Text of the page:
Trump Is Right: Puerto Rico Shouldn’t Get More Hurricane Subsidies

Trump Is Right: Puerto Rico Shouldn’t Get More Hurricane Subsidies

In the last week, President Trump has been denounced for opposing more taxpayer funds for Puerto Rico in the aftermath of Hurricane Maria. Trump has put the blame squarely on the corrupt political leadership of Puerto Rico and highlighted that Puerto Rico has received more relief funding than Florida and Texas combined.

While there is some disagreement over the exact figure that Puerto Rico has received, the Department of Housing and Urban Development has reported $20 billion in hurricane recovery funds, while the Federal Emergency Management Agency has funded an additional $8 billion and the Small Business Administration has approved $2 billion in loans. Yet we are told Puerto Rico needs more of American taxpayers’ money.

Democrats are insisting that American taxpayers continue to further fund Puerto Rican leaders’ additional demands. The fact of the matter is, not one more dime in funding should be sent to Puerto Rico until it gets its political house in order, either of its own accord or by the Trump administration forcing systematic change. Putting more money into a broken system won’t fix anything. Most importantly, it will only continue to hurt our fellow citizens—the people of Puerto Rico.

The real problems facing the people of Puerto Rico have nothing to do with Trump, or the Republican Party or the Democratic Party. It has nothing to do with statehood or continuing its territorial status. It has nothing to do with caring or not caring. It is about rank corruption in which the people of Puerto Rico are the victims and the corrupt Puerto Rican political class are the villains.

For decades, Puerto Rico has been governed by a patronage system centered on the 78 mayors across the island, who are truly the real political power in Puerto Rico. Many of the mayors have been more than happy to cut deals that allow them to stay in power even if it means failing to actually do their jobs, like collecting property taxes, utility bills, and fees for basic services. Current estimates indicate there is a pool of $3 billion in uncollected property taxes.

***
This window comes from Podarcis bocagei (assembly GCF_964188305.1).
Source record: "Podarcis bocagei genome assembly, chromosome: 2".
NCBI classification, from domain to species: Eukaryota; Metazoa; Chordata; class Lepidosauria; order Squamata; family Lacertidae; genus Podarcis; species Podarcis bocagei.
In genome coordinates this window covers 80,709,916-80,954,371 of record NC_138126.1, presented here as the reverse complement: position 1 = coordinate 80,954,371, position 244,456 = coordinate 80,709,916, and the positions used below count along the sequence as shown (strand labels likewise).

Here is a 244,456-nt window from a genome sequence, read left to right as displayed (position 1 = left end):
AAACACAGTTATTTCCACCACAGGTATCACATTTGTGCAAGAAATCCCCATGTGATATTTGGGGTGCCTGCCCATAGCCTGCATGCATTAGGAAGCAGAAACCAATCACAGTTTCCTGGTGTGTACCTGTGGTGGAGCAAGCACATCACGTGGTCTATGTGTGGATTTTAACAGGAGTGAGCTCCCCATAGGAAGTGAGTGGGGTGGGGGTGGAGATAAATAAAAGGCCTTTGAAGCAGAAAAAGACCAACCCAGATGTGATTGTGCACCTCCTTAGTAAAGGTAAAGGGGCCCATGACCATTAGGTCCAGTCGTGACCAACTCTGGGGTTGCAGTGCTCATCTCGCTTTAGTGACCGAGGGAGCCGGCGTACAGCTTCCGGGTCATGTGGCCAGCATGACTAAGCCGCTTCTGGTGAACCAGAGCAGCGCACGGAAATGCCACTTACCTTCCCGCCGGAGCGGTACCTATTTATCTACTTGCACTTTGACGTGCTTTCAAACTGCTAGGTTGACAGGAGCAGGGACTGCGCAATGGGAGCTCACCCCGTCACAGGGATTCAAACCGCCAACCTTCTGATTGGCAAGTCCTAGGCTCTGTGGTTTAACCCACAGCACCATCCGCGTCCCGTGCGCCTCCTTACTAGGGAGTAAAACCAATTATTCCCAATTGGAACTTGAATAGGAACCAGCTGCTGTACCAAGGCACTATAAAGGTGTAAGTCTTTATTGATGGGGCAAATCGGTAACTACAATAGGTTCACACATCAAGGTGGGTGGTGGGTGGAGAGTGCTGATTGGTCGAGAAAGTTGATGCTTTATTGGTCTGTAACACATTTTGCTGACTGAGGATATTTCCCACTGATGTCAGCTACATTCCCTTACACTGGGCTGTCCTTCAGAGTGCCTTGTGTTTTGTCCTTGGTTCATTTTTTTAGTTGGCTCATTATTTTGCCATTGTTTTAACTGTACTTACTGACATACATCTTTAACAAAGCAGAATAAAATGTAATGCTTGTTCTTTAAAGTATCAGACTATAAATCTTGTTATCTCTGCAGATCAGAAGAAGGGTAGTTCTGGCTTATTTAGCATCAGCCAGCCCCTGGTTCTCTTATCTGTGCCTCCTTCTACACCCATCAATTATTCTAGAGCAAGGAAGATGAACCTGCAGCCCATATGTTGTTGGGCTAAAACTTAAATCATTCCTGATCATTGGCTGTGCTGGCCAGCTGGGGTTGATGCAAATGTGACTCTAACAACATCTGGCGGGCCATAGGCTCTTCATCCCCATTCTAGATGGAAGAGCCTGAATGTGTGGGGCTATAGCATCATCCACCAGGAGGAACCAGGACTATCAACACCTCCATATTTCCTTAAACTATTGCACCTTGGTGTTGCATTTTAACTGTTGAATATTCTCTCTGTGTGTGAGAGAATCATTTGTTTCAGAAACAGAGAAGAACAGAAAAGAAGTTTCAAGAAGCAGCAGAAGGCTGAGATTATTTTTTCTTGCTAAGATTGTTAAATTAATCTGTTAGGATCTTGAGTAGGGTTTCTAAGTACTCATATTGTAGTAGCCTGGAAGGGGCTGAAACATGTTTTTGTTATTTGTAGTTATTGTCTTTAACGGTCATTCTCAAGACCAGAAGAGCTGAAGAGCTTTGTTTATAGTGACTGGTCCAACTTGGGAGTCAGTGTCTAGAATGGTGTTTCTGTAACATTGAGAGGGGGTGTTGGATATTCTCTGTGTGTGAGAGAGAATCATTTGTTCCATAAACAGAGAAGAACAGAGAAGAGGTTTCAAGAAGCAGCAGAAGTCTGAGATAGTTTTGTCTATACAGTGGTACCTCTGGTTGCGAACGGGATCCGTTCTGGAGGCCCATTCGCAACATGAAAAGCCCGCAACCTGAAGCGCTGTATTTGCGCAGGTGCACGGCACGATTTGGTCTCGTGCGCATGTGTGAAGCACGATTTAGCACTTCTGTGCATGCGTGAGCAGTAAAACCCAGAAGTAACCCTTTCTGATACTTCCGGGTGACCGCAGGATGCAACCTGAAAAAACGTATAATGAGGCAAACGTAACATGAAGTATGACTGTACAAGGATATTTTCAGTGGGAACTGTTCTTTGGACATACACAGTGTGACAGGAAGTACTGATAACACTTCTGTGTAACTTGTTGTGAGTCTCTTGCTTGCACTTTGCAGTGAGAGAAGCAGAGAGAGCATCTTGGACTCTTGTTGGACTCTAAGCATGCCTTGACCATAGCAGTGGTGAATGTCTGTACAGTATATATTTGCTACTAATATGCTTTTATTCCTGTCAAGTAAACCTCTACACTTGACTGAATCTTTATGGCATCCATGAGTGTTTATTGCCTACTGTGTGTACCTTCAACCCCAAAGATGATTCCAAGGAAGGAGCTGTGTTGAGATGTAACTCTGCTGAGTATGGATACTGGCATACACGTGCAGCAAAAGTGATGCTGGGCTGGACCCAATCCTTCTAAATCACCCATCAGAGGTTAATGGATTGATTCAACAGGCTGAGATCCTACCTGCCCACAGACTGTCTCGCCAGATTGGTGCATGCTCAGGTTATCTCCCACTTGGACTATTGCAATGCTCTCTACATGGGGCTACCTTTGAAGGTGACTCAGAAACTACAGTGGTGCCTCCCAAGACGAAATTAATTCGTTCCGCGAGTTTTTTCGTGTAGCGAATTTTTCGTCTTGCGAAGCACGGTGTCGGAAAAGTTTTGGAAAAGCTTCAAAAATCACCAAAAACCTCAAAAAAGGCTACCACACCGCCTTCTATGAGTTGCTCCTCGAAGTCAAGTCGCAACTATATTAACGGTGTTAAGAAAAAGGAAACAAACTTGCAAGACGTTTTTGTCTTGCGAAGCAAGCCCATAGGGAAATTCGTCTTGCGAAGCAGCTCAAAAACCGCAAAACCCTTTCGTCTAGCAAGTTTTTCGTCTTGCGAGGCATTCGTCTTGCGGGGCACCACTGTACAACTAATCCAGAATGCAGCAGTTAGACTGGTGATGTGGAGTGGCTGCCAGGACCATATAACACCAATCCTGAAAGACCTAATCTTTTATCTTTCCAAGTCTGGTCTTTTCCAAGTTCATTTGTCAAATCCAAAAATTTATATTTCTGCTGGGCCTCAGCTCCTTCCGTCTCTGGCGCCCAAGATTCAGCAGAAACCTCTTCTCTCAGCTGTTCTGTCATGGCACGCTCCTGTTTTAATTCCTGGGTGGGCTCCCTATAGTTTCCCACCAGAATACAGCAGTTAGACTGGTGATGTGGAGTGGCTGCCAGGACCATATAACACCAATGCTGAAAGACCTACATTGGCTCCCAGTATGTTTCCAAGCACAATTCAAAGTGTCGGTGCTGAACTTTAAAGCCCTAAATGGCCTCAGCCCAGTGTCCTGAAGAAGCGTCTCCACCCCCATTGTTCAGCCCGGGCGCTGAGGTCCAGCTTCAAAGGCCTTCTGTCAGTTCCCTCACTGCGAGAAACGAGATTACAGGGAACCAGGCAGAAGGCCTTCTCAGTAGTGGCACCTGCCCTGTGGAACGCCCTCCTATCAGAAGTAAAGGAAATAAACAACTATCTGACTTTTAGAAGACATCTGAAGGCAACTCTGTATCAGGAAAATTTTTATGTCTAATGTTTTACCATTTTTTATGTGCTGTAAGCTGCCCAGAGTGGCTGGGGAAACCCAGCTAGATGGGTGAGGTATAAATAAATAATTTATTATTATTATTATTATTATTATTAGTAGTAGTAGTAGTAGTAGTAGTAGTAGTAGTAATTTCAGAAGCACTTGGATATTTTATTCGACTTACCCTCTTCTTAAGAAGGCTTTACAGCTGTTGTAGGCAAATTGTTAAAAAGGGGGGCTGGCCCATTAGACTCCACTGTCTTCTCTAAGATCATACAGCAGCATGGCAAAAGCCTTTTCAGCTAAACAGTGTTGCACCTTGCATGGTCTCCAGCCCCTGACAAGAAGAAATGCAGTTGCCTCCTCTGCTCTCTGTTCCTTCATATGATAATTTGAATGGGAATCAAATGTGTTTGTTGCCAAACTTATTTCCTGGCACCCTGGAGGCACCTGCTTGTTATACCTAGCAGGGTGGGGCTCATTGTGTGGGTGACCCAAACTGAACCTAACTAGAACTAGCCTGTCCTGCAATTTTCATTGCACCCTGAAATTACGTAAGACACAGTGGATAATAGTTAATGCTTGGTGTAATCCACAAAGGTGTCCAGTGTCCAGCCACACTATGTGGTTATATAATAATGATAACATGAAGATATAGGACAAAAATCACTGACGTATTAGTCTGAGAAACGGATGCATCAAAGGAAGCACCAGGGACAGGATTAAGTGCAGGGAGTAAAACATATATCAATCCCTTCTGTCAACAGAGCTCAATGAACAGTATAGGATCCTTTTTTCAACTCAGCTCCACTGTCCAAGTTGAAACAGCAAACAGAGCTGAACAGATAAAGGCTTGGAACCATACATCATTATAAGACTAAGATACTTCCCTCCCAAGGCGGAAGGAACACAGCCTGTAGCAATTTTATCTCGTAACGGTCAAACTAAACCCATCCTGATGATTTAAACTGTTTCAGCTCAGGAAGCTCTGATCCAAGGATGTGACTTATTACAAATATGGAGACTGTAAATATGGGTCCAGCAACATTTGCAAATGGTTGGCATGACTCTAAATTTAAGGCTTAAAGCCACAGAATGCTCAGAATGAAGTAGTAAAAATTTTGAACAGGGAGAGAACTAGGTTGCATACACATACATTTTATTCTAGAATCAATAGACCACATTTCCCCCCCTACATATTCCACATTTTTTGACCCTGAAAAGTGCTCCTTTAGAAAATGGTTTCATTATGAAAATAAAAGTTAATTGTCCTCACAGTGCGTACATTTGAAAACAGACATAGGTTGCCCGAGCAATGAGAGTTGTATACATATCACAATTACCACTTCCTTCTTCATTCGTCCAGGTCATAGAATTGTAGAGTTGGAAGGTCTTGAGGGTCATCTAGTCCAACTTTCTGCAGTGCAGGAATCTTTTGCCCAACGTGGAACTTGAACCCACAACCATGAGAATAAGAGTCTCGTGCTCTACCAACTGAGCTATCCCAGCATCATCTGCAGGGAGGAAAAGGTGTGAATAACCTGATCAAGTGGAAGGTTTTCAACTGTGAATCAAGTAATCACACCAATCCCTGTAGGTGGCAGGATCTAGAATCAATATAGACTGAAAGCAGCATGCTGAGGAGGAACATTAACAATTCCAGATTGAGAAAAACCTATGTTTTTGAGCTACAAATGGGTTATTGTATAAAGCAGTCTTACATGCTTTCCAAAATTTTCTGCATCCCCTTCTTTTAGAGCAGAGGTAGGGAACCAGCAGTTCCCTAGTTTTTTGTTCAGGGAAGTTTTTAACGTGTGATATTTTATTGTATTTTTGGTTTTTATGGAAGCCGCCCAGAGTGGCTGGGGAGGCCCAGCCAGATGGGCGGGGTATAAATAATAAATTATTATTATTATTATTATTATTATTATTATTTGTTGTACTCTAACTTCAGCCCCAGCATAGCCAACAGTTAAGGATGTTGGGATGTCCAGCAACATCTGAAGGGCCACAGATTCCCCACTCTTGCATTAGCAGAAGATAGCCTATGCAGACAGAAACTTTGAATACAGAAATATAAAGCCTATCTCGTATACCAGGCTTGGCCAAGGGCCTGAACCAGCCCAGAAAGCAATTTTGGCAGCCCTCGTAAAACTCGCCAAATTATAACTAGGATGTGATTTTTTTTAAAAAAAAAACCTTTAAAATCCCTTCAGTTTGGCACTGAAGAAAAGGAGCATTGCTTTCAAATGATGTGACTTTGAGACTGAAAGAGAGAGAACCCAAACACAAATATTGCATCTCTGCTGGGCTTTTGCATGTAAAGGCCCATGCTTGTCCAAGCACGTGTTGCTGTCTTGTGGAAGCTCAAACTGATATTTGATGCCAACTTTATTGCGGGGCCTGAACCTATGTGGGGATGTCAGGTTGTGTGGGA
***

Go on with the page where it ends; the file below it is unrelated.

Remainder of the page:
According to a recent U.S. Treasury report, there are hundreds of thousands of properties on the island that are either unregistered or improperly defined because the Puerto Rican titling system hasn’t been updated in nearly 70 years. Even worse, there is a pool of billions of dollars, by some estimates in the neighborhood of $10 billion, in uncollected water bills, electric bills, and tourism tax dollars.

Who wins in this system? The politicians and the politically powerful who can cut a deal with elected officials.

But what’s a few billion among friends when it allows certain people to stay in power and their patrons to have bigger bank accounts? Everyone walks away happy — except, of course, the average citizen of Puerto Rico, who is then left with decaying infrastructure and fewer basic services because there is no tax revenue to fund these vital projects.

If Puerto Rico would fix its tax system, both with respect to property taxes and basic services, it would result in nearly a billion dollars in annual revenue. That’s a billion dollars annually that their fellow Americans would no longer need to send to prop up Puerto Rico.

Instead, the American taxpayers are expected to be an open checkbook with no strings attached to fund a broken and corrupt system. The answer is not to further abuse taxpayers by sending more federal dollars to Puerto Rico. The answer is “Puerto Rico, heal thyself.”

The press and the Democrats will never acknowledge that Trump is right. It would be nice, for once, to see every Republican in Washington DC support him, truly help the people of Puerto Rico, and protect American taxpayers.

Ned Ryun is the founder and CEO of American Majority, a non-partisan training institute whose mission is to identify and mold the next wave of liberty-minded new leaders, grassroots activists and community leaders.
Photo U.S. Air National Guard photo by Lt. Col. Dale Greer
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